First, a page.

The last kind of person suitable to carry out the role of Chair of the Public Accounts Committee would be a 'yes man' - or as might currently be the case, a 'yes woman'. Margaret Hodge's inquisitive, demanding style is therefore to be welcomed; but her recent comments that Google's tax arrangements are akin to 'evil' - a response to the company's informal motto 'Don't do evil' - have raised more than a few searching questions.
One audience member on last week's Question Time clearly agreed with the Labour MP for Barking. "They're taking so much from society", he claimed, "but they're giving very little back". Let us ask then, what has Google ever done for us? Well, what about providing a search engine used by billions that really does put an endless stream of knowledge at one's fingertips? A map service that allows people to scale the world up and down, in and out, in closest detail? A blog publisher which allows people to share their thoughts with anyone interested, and a video host on which 72 hours of video content is uploaded every single minute?
There has rarely been such a liberalising force in the discovery of knowledge than Google Search, or a tool to encourage writing and self-journalism than Blogger. Google Maps has done more than any school atlas to inform the casual-inquisitor of their spatial surroundings, and YouTube has widened choice available in entertainment content to such an extent that it threatens to undermine one of the greatest inventions of the 20th century: television.
In a world where £40 a month mobile phone contracts are increasingly common, surely for the use of Google's services we must have to stomach a similar cost? Well, not exactly. In fact, not at all. In my memory I have transferred nothing of monetary value to Google what so ever. Diddly-squat. My greatest contribution allowing its advertisers the presence of a few pixels on my computer screen, which occasionally I may have clicked. "How dare they have so many adverts on YouTube!" some cry on the comment threads. Sure, the face of Justin Bieber next to your favourite music video may be off-putting, but is this not a better alternative than having wait hours on end for it to come on MTV, like we once would have done? Without wanting to sound like a missionary from the Google PR department, the cost-benefit analysis looks fairly good.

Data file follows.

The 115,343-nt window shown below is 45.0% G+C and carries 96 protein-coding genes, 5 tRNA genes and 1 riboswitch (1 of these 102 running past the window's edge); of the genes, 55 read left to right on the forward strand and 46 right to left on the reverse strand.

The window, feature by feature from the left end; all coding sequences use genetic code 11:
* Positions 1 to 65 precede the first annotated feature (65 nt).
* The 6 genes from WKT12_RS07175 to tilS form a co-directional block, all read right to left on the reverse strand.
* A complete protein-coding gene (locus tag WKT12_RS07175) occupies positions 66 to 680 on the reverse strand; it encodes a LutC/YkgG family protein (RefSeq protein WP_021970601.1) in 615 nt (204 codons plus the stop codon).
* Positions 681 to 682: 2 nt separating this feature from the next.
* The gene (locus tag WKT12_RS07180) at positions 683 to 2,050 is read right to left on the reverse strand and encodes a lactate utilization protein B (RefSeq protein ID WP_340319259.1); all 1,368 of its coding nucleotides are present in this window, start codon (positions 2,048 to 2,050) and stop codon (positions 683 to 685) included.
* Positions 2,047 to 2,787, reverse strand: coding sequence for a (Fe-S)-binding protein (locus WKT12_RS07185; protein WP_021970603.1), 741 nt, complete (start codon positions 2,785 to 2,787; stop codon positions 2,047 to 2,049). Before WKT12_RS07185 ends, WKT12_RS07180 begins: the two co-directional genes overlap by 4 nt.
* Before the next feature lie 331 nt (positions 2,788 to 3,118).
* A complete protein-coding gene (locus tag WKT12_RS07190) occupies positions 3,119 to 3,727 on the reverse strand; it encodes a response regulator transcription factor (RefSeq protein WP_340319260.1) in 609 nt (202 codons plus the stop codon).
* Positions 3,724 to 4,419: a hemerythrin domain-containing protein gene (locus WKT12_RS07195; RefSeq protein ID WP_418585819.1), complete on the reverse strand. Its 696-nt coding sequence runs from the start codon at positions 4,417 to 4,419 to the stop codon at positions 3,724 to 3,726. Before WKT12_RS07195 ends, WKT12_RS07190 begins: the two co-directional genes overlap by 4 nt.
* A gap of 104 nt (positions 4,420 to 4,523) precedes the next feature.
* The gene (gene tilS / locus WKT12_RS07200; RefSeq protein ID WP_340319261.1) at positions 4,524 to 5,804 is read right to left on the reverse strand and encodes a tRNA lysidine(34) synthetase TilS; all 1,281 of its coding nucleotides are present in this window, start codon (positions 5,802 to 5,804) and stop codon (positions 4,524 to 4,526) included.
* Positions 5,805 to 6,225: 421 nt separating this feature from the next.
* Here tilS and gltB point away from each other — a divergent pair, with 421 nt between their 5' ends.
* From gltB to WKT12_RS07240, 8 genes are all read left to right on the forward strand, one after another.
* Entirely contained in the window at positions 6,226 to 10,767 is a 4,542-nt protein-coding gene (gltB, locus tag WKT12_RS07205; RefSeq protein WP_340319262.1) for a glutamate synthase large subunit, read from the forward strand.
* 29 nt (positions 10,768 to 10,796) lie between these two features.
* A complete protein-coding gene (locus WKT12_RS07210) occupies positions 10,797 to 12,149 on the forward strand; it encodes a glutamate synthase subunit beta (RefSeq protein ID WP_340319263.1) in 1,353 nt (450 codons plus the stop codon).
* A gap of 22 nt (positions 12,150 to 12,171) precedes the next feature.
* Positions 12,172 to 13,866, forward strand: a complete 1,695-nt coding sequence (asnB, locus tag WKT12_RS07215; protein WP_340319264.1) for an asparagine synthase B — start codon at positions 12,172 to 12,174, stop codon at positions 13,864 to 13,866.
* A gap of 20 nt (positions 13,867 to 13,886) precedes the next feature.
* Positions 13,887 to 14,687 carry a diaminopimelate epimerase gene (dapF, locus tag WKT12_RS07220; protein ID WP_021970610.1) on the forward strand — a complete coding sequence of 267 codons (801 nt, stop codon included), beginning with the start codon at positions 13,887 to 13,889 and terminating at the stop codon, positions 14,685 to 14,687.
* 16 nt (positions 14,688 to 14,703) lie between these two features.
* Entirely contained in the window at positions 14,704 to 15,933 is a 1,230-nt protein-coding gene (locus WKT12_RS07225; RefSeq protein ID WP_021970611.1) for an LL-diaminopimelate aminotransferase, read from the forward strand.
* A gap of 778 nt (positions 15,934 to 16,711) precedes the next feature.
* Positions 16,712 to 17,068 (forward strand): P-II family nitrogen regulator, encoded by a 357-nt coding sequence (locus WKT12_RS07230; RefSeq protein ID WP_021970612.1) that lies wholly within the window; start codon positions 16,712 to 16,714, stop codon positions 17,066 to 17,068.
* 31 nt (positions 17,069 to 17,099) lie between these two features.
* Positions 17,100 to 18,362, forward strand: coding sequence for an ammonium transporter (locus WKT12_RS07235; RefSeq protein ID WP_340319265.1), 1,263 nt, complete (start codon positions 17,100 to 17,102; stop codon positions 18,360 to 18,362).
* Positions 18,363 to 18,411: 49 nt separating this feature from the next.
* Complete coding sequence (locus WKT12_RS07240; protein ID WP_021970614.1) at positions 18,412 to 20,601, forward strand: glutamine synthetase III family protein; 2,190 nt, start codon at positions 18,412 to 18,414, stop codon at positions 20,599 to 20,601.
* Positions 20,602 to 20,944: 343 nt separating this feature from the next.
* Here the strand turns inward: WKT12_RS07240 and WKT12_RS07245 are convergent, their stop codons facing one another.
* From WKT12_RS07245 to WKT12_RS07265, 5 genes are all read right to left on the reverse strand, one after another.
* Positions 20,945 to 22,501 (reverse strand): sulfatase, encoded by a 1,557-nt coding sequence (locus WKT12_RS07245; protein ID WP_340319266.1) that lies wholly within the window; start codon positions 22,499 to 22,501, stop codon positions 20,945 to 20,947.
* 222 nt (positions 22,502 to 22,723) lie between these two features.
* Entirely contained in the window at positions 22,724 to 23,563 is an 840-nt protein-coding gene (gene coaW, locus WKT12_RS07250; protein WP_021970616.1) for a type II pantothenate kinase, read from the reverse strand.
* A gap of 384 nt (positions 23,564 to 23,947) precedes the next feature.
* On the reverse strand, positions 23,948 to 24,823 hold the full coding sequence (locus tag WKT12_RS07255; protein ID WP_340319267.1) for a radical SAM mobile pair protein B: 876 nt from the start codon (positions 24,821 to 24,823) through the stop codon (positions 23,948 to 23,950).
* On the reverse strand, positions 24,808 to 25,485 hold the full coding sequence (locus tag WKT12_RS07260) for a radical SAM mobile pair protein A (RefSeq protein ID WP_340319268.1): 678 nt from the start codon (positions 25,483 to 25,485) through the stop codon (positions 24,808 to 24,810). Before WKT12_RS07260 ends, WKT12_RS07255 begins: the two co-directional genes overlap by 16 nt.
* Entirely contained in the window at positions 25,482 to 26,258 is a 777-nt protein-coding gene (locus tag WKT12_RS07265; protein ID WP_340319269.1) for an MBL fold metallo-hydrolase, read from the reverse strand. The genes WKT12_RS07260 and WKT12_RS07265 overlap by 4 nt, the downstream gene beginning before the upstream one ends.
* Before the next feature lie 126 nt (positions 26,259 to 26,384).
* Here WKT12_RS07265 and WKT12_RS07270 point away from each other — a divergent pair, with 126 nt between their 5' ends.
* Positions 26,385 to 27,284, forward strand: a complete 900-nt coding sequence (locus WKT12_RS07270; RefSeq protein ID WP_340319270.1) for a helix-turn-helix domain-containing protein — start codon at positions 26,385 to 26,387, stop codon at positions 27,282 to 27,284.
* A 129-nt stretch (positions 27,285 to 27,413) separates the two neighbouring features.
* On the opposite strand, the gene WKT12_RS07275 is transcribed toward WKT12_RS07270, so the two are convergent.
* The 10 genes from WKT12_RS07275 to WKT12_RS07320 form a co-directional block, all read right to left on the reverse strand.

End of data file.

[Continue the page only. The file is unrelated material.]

Owen Jones argues that, for Google to pay around 2% in corporation tax, is a 'scandal' which symbolises the "arrogance" of tax avoiders "being drunk on three decades of free market triumphalism". Indeed, fashion has dictated that free market capitalism - and the idea that its scientific advances can make us all more prosperous - has taken a fair beating of late. Whether we can keep up with rising populations and dwindling resources is certainly food for thought. But nonetheless, in Google, Liberalism can boast a significant success story.
Short of saying that 'pick-and-mix' tax arrangements make a mockery of the law (much of this activity is legal), no company should decide how much tax it pays depending on how 'cool' its brand is or how useful it thinks its products are. The issue is a difficult one for a Prime Minister who constantly has to fend off accusations of being 'out of touch'; no wonder David Cameron allowed Google CEO Eric Schmidt the chance to sneak out via the back door on his visit to Number 10 yesterday.
In an ideal world, Google should be paying more in tax, but don't hold your breath when international agreement is the only state-based solution. Instead, public pressure is the strongest force to persuade companies that it is in their interests to make a 'moral' contribution in tax. Fundamentally this is a free market cure; people, rather than the state, are the ultimate moral arbiters. When Starbucks realised that customers could quite easily take their custom to a nearby Costa they swiftly made changes to their tax arrangements. By no means is this ideal; Google's monopoly is so strong that competition in their field is even less forthcoming.
But since when have we lived in an ideal world? We might have to take the rough with the smooth on this one; however 'evil' we portray these mighty transnational corporations let's not forget how often they are a cause for good. Small businesses that religiously obey their tax obligations no doubt benefit us too - that, the uneven playing field, is the true injustice - but don't expect me to be protesting outside Google's Victoria headquarters anytime soon.